My cancer saga started when I was diagnosed at 38 with Stage 3 Invasive Ductal Carcinoma. I have a twisted sense of humor and have tried to continue that laughter and optimism on my journey...

Let's talk about sex

Vol. 1 - The elephant in the room


The problem is we don't talk about sex, or even worse, about sexual problems.

No one really wants to think about that part of our overall health, but sexual health is part of one's total health. To be honest, I don't even think any of my doctors has even brought up the topic. Not during pre-treatment, treatment, or post-treatment... it's been let's not talk about sex.


Talking about sex is the elephant in the room.


Let's be honest, our first priority tends to be surviving and managing cancer treatment. Sex is not exactly our first or even second thought. I am pretty sure that your first question after hearing you have cancer is not, "So let's talk about how that is going to affect me, sexually."

Well, even if you do not ask that immediately, cancer affects sexuality. The impact on sex happens pretty fast. There are many hits to one's sexual self: fertility, physical changes from hair loss to body changes, the side effects of treatment, and those long-term or lasting effects. From self-image to fertility to physical responses, sexual health is affected.

Sex appears to be taboo, even for doctors. And as patients, it is almost like we're embarrassed to ask a sex question. If the doctor does not bringing it up, then who wants to admit that it is a problem... but it is. I mean we are already discussing graphic things, countless people are handling our boobs, so why not throw in "my vagina is dry", "it hurts when my breast are touched", "I am not orgasmic like I used to be"... I mean who wants to admit that?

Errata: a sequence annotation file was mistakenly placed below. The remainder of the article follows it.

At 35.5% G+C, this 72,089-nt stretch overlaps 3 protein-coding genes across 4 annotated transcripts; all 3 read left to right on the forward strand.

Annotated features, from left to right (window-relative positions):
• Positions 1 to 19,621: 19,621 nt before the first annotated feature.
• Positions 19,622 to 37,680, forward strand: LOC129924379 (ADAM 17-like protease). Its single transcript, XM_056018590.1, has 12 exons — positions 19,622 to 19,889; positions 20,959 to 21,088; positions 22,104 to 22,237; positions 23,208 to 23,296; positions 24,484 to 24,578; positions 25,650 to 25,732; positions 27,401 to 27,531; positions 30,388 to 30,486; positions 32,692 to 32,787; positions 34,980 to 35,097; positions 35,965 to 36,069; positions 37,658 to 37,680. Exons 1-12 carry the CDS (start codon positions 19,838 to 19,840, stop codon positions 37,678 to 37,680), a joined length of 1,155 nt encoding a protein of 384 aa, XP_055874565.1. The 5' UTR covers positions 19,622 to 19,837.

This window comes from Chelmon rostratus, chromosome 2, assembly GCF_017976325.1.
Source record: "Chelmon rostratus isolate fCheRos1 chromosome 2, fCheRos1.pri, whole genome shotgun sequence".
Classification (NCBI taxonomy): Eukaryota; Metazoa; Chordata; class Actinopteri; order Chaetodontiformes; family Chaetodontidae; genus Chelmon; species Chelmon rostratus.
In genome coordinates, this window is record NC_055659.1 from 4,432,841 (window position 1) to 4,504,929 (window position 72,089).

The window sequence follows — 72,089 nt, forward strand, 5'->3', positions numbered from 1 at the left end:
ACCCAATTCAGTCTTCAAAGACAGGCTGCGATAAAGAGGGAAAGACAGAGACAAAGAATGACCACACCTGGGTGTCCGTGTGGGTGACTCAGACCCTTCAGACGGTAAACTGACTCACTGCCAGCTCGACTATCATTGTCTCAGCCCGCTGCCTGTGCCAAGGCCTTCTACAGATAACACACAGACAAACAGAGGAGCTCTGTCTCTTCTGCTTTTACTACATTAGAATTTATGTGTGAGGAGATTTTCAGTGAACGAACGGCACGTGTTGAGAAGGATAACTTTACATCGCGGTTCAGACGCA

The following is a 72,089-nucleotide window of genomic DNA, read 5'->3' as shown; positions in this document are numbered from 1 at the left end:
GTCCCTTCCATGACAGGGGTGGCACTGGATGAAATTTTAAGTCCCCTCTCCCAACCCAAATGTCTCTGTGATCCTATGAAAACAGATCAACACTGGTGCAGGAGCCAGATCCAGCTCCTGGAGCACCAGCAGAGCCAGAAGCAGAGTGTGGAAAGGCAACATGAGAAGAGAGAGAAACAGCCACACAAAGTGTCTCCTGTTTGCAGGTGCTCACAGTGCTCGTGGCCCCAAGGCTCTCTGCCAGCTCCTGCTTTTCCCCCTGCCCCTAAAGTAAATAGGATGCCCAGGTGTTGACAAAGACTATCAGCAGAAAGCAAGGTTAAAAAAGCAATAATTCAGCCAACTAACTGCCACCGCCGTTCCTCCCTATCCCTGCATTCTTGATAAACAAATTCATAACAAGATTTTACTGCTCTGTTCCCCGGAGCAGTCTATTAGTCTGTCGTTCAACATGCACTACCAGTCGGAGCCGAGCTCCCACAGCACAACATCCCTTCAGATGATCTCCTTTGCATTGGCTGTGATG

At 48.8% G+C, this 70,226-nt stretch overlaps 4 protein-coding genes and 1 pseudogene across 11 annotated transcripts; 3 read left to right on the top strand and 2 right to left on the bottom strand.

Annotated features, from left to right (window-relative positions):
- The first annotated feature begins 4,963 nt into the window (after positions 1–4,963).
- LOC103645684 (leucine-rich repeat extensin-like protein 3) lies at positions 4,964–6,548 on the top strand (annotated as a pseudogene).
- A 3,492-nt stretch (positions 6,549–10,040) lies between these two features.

It's time to talk about sex; address the elephant in the room.

I was fortunate, because I have a MPH in Human Sexuality. I was given knowledge and training that helped me. Without that insight I would be less able to cope or understand my body, thoughts, or general sexual health. I was lucky; it was like I had been given a sexual health manual for breast cancer. Over time I noticed I was one of the few that got that information. Honestly, I was surprised at the medical communities lack of addressing sexual health's impact from cancer.

Sexual health is not just the mechanics of sex, it goes beyond our physical responses. It is about how we feel about our own bodies. It is how we communicate our needs. It is about the physical responses and mechanics too. Cancer affects each of those areas in ways that can create short-term, long-term, or permanent changes. We are having to rediscover or address each of those areas while coping with cancer. Not an easy feat!

Sex and intimacy are about communication. Having the ability to share and discuss desires, fears, needs, and more with someone who can listen and share back. I am continually hearing comments from my breast cancer friends saying they have various problems since treatment. I have dealt with sexual side effects too. But who is listening and talking about sex and cancer?


Let's talk about sex!

I am planning to do a series that addresses multiple sexual health issues. I am hoping to share some of my educational knowledge, personal experiences, and questions from others. So, if you have sex question since breast cancer, please email me via the blog's contact link or email tatawars@tatawarrior.com. Hopefully, we can make talking about sex a little less intimidating.



Side note: Look for new posts addressing issues soon. Also, I am not a "medical professional", but I am willing address Sexological issues and hopefully let you know that you are not alone.



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About Amy Brock

Amy Brock is a cancer fighter and survivor. Diagnosed with Infiltrating Breast Cancer at 38 she has gone through chemotherapy, radiation, surgery, hormone therapy, and other procedures since 2013. Post treatment she has been diagnosed with lymphedema, chemo-induced neuropathy and bone degeneration in her back, as well as other issues including dysphagia, bilateral hearing loss, and arthritis. From being completely healthy, to having a variety of issues, Amy began blogging about her experiences as a way to help others. Read more about finding humor in the craziness of cancer at her blog www.tatawarrior.com Amy is the mother of two children and has worked for various non-profit agencies. In addition, she is a fine artist creating works in multiple mediums which can be seen at www.amybrock.com

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